Prof. Dr. Helge Bruelheide
Dr. Ute Jandt
The overarching objective of this project is to investigate the assembly rules of the grassland communities in the Biodiversity Exploratories. Using enrichment planting, those additional species will be planted into the community that so far do not occur at a particular site. The experiments have the objectives to test for community saturation, to evaluate predictions based on the empirical co-occurrence information derived from the German Vegetation Reference Database (GVRD, http://www2.biologie.uni-halle.de/bot/vegetation_db/), to analyse whether the community is characterized by trait similarity or dissimilarity and to assess to which degree trait similarity reflects the degree of environmental filtering or niche complementarity. The study includes the three main different land use types (meadow, pasture, mown pasture) in all three Exploratories.
1. Community saturation
We hypothesize that none of the communities of the three different land use types is saturated with species. Thus, we expect that new species can be established. More specifically, we expect that the degree of saturation differs among communities and is dependent on a) species number of the resident community and b) intensity of land use.
2. Addition of species with the statistically best establishment probability to the resident plant community
We will make use of the German Vegetation Reference Database (GVRD), which has been compiled by in the preceding project („Scaling up“), to calculate co-occurrence probabilities between the resident communities in the Exploratories and so-far lacking candidate species. We hypothesize that those candidate species that show the highest degree of co-occurrence across all types of German grassland vegetation to the resident species will be those with highest establishment success.
3.Assessment of the role of plant traits for community assembly
Based on a full trait analysis of all resident species and all candidate species that might be added to the resident community, we test two alternative hypotheses:
3a. Addition of species with highest trait similarity to the resident community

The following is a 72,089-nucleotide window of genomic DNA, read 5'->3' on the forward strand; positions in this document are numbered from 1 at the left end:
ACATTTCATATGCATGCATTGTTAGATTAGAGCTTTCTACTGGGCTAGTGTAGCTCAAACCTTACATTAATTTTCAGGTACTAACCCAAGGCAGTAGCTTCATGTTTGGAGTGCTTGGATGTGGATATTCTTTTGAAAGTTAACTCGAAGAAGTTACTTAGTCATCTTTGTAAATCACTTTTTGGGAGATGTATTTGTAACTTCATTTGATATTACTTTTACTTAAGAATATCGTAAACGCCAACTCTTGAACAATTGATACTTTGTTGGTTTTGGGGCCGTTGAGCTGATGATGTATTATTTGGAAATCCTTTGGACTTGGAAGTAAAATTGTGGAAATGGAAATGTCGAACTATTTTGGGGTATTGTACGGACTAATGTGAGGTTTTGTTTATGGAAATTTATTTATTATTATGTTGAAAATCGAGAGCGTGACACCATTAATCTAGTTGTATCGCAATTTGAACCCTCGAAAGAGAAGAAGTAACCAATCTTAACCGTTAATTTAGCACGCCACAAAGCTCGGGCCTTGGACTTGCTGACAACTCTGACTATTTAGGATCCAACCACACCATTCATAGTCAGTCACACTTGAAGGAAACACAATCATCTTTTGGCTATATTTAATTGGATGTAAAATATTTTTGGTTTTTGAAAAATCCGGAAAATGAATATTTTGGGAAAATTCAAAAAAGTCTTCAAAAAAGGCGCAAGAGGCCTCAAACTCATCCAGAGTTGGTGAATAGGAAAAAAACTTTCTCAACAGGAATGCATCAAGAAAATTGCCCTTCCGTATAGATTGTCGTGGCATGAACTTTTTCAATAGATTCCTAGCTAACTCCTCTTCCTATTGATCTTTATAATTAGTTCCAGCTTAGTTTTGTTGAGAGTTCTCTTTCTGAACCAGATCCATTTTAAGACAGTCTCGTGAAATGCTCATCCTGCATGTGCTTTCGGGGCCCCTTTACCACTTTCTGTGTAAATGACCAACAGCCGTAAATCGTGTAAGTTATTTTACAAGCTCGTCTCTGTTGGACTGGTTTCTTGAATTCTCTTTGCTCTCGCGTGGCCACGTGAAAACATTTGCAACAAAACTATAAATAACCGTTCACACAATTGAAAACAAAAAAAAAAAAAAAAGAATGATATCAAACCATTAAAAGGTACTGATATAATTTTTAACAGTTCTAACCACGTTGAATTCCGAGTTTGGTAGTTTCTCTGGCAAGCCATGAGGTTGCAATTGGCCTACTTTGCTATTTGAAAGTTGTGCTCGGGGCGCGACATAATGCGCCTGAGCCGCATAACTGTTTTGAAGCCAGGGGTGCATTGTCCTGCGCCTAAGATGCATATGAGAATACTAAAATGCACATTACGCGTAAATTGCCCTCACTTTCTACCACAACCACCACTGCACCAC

We hypothesize that those candidate species that are most similar in trait space to the resident community will be those with the highest establishment success and best performance. This would allow the conclusion that the species composition at that site is dominated by strong environmental filtering.
3b. Addition of species with highest trait dissimilarity to the resident community
The alternative hypothesis is that those candidate species that are most complementary in trait space (i.e. those with the most dissimilar traits) are those with the highest establishment success and best performance. This would imply that community assembly is governed by competitive exclusion, i.e. by biotic interactions.
Hypotheses 2, 3a and 3b will be tested against an enrichment planting scenario with random species selection.
4. Relationship to land use intensity
Under the assumption that communities driven by environmental filtering will be closer to the predictions made by objective 3a, while those governed by biotic interactions will be closer to the predictions made by objective 3b, we hypothesize that the degree of environmental filtering and niche complementarity corresponds to land use intensity. The more intense the land use, the more important will be the role of environmental filtering, and thus, the more successful the predictions based on trait similarity.
State of the project (February 2012)
The project started in may, 2011. During the vegetation period 2011 the doctorate student Eva Breitschwerdt established 54 experimental plots, each with 8 sub-plots à 1 m2, and took 432 detailled vegetation records. Across all plots, 197 plant species have been found. For 162 out of these species plant traits were determined and leaves were sampled for further trait analyses. For a total of 157 candidate species for enrichment-planting seeds were collected, separately by the three Exploratory sites. Since autumn 2011, the technical assistant Ina Reichelt has raised about 5000 seedlings from the collected seeds in the experimental glasshouse of the Botanical Garden at Martin-Luther-University Halle-Wittenberg. In spring 2012, these plants will be transferred to the 432 experimental subplots and monitored for growth performance.